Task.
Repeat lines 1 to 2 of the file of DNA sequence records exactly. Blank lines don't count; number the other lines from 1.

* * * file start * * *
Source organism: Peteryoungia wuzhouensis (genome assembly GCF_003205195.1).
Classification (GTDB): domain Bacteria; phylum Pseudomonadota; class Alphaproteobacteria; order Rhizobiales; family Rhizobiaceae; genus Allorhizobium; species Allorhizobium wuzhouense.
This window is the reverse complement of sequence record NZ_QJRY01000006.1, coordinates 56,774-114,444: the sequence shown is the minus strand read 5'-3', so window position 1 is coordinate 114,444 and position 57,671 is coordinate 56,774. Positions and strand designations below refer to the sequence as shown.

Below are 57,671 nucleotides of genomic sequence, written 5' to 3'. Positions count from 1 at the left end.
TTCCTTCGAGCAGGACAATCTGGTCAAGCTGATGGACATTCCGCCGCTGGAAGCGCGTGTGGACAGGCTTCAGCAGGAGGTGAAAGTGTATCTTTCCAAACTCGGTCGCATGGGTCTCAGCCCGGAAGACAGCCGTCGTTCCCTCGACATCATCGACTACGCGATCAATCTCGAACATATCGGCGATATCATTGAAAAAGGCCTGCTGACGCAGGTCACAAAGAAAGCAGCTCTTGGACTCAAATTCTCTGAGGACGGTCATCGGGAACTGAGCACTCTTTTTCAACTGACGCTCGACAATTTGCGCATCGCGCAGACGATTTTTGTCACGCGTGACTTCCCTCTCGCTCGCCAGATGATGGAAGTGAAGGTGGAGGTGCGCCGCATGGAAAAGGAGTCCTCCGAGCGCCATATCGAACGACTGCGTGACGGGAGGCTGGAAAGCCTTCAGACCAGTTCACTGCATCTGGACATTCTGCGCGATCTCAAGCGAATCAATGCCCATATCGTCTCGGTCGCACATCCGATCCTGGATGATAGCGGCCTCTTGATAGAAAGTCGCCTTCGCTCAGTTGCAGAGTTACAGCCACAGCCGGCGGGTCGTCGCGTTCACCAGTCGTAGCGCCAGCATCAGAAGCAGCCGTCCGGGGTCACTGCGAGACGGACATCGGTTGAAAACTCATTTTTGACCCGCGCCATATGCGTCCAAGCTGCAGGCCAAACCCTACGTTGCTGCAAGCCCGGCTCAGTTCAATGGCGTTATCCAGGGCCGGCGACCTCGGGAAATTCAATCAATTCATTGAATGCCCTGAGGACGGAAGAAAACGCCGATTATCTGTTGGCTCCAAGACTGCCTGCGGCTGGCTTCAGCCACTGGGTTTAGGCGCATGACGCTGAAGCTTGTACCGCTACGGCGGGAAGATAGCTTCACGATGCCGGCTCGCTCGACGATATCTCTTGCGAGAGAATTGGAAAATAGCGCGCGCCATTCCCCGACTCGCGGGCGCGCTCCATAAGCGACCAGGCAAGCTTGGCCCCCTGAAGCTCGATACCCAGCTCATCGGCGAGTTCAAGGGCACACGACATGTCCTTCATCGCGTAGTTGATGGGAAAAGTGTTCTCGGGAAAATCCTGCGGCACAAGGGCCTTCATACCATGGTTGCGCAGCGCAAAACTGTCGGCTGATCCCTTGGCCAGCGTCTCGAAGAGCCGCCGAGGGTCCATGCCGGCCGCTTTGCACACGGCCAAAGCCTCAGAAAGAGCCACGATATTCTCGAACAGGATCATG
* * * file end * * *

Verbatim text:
Source organism: Peteryoungia wuzhouensis (genome assembly GCF_003205195.1).
Classification (GTDB): domain Bacteria; phylum Pseudomonadota; class Alphaproteobacteria; order Rhizobiales; family Rhizobiaceae; genus Allorhizobium; species Allorhizobium wuzhouense.